Software Testing is all about the verification that the Software meets the requirements
Software Testing is all about the verification that the Software meets the requirements and specifications discussed with the Client. The Testing verify that those requirements are met, but it will be still in the User Acceptance Tests where the Client recognize that few things are not working as expected.
The current approach of Testing is not a final guarantee of success for the system development and implementation.
Project can still be successful (on budget, on time), challenged (complete but over-budget and over-time), failed (cancelled at some point during the development cycle).
The best thing to do is to evaluate the possible causes of failure in order to classify them from incomplete requirements capture, unit testing failures, volume test failures due to using too small environments or too small sets of data, etc.
We personally recognize that there is little effective verification and validation activity happening earlier in the process. So the real major question and crucial point of discussion is : there is a way to brought forward the software testing still in the early stages of the development in order to fully verify the requirements specifications, architecture design, interfaces, etc. ?
One of the major issue is that Software Testing Team are very often not involved in any of the big data analytics projects. The data scientists ‘do their own thing’ and the business makes many business critical decisions based on their ‘untested’ work. Very often the models developed by the data scientists produced different results depending on the order in which the data were presented, when the result should have been independent of the sequence.
In Conclusion, the challenge for the Testing Professionals is too determine how their skills, knowledge, experience, process and procedures can be applied in the early stages of the development process in order to deliver a “successful project”.
Are there opportunities to ensure more comprehensive and correct requirements specifications?
There are few sources of data that you can collect as an application evolves from design to production. The developers start off with a set of requirements that are translated into a design. Both requirements and the design can change at different stages of the application life cycle, so the requirements, design, and changes to them all constitute sources of data that you should capture.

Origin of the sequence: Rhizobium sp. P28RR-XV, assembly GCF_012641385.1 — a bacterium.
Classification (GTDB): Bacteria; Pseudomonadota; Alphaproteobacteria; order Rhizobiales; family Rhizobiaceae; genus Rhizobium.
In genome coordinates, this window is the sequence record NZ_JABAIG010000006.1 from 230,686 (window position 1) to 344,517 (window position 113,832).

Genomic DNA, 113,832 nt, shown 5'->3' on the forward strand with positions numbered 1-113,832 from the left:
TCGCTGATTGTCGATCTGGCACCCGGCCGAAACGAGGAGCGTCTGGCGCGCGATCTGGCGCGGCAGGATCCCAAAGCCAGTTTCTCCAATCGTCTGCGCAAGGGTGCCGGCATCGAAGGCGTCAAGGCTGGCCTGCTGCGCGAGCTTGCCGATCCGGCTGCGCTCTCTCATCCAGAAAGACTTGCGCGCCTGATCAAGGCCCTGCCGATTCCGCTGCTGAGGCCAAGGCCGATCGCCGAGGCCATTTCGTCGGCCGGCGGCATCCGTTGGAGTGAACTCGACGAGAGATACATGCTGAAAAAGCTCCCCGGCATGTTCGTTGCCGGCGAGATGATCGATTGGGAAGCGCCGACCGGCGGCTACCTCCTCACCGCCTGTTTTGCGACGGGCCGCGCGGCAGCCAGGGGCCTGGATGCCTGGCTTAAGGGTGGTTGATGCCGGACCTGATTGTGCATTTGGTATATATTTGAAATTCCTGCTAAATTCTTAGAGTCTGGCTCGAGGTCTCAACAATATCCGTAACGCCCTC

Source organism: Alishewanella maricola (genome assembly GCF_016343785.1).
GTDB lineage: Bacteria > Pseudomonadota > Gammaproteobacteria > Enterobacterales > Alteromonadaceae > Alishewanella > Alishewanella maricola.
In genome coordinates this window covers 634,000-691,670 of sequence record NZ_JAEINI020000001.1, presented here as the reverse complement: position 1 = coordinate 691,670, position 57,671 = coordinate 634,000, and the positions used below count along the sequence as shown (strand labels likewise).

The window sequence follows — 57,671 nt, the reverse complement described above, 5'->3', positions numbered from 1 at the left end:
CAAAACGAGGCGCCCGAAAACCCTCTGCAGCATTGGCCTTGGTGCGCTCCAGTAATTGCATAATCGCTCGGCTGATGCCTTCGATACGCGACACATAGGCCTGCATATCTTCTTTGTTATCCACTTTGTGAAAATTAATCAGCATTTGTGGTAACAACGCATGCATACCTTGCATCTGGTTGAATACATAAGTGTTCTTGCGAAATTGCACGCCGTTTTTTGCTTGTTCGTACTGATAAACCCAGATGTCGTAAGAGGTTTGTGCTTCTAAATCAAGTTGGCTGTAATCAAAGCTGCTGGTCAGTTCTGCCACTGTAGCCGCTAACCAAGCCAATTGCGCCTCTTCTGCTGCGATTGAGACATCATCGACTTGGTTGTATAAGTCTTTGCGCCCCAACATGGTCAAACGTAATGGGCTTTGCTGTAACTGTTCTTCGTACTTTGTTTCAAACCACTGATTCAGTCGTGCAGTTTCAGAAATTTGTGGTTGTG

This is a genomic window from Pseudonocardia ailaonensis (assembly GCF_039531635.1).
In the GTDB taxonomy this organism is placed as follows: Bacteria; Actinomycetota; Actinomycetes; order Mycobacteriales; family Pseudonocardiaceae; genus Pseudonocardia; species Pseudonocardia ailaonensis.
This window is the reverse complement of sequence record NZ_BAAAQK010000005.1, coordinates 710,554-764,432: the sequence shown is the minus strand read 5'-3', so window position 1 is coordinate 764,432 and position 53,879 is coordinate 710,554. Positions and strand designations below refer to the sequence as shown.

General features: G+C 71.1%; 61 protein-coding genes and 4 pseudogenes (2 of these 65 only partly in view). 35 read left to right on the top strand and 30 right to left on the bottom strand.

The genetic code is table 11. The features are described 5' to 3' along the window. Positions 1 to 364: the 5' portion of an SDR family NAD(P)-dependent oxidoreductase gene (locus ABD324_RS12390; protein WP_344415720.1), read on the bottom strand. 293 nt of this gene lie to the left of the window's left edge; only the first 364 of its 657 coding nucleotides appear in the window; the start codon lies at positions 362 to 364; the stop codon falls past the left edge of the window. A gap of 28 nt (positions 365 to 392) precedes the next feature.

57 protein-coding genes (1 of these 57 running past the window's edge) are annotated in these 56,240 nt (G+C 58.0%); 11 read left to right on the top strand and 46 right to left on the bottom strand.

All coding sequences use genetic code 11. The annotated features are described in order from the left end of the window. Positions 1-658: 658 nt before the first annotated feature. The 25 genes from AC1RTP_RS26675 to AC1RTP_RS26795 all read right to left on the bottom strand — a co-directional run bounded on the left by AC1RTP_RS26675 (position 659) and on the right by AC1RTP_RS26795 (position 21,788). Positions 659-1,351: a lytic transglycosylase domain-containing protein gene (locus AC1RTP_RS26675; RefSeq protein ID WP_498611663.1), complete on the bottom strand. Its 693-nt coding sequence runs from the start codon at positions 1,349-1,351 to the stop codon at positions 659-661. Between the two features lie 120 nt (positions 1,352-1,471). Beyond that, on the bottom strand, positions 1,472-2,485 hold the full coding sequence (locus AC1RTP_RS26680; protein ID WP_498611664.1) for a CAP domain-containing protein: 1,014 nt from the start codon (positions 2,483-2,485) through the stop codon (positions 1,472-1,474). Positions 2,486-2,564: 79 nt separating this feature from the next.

Next, the design gets coded. How many developers participated in the coding? How long did it take? You can use all the data to correlate a design with the effort required to code it. What parts of the code were touched? What output do you have in your software configuration management system and build logs? That’s more data for your analysis.
QA engineers can test and enter defects, take screen shots, and record videos. You can use that data to correlate coding effort with the number of defects. QA staff then provide their feedback for another iteration of coding. Each time the cycle repeats, the development team generates new data. Finally, the mature application is released into production, where users interact with it.
Here is the point where businesses apply traditional big data analytics to study user behavior, but you can use all the data created by designers, developers, and QA teams before the application is ever released to drive your own decision making.
The data is there for the taking. Too often, however, that data is lost somewhere in a database without any analysis.
The final goal is to optimize the development cycles and make them much shorter using data. But how could we do that without compromising quality?
Big data analysis is a disruptive opportunity you can use to rethink how you work across the application life cycle, and it can be applied to every stage of the software delivery pipeline. Everyone involved in the process generates data you can use. Whether it’s developers fixing bugs or QA engineers reporting them, you can use this data to help you make better business decisions. In the future, smart systems may even work autonomously, learning from historical decisions and suggesting optimizations based on historical data.
The way development teams have worked for the past 20 years fundamentally changes when you combine the power of machine learning to the goldmine of data at your fingertips.
The future of Testing : Whether you look at build logs, analyze source code, evaluate defect histories, or assess vulnerability patterns, you can open a new chapter in application delivery fueled by big data analytics. Potential developers will check in code, and without any manual intervention the system will rapidly execute only the relevant tests. Code changes will be automatically flagged as high risk based on history and the relevant business impact of the changes, in the process triggering additional regression tests for execution. Step into the future, where machine learning and big data analytics help you build and deliver software faster and better than you ever could before.
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